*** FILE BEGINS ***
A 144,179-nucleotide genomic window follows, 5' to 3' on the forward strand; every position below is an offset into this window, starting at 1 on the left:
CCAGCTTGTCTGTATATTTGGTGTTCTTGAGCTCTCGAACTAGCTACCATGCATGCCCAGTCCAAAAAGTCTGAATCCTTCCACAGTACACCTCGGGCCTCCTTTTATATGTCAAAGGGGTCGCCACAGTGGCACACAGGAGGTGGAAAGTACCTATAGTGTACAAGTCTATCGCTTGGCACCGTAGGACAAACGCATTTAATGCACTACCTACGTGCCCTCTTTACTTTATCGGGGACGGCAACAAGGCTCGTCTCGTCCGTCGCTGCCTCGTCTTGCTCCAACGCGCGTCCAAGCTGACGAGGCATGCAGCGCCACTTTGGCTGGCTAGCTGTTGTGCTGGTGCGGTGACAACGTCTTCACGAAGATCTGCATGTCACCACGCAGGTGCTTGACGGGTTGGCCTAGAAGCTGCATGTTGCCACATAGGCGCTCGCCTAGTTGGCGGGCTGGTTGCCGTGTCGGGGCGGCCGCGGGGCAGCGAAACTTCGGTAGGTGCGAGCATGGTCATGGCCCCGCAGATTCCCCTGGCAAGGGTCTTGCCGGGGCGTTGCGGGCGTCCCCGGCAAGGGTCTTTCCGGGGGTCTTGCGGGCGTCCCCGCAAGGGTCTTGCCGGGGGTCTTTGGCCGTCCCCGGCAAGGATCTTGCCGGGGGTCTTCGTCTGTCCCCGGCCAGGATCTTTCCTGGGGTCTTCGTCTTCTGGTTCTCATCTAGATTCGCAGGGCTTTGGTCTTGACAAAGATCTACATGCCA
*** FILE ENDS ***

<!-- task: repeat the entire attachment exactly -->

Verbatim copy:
A 144,179-nucleotide genomic window follows, 5' to 3' on the forward strand; every position below is an offset into this window, starting at 1 on the left:
CCAGCTTGTCTGTATATTTGGTGTTCTTGAGCTCTCGAACTAGCTACCATGCATGCCCAGTCCAAAAAGTCTGAATCCTTCCACAGTACACCTCGGGCCTCCTTTTATATGTCAAAGGGGTCGCCACAGTGGCACACAGGAGGTGGAAAGTACCTATAGTGTACAAGTCTATCGCTTGGCACCGTAGGACAAACGCATTTAATGCACTACCTACGTGCCCTCTTTACTTTATCGGGGACGGCAACAAGGCTCGTCTCGTCCGTCGCTGCCTCGTCTTGCTCCAACGCGCGTCCAAGCTGACGAGGCATGCAGCGCCACTTTGGCTGGCTAGCTGTTGTGCTGGTGCGGTGACAACGTCTTCACGAAGATCTGCATGTCACCACGCAGGTGCTTGACGGGTTGGCCTAGAAGCTGCATGTTGCCACATAGGCGCTCGCCTAGTTGGCGGGCTGGTTGCCGTGTCGGGGCGGCCGCGGGGCAGCGAAACTTCGGTAGGTGCGAGCATGGTCATGGCCCCGCAGATTCCCCTGGCAAGGGTCTTGCCGGGGCGTTGCGGGCGTCCCCGGCAAGGGTCTTTCCGGGGGTCTTGCGGGCGTCCCCGCAAGGGTCTTGCCGGGGGTCTTTGGCCGTCCCCGGCAAGGATCTTGCCGGGGGTCTTCGTCTGTCCCCGGCCAGGATCTTTCCTGGGGTCTTCGTCTTCTGGTTCTCATCTAGATTCGCAGGGCTTTGGTCTTGACAAAGATCTACATGCCA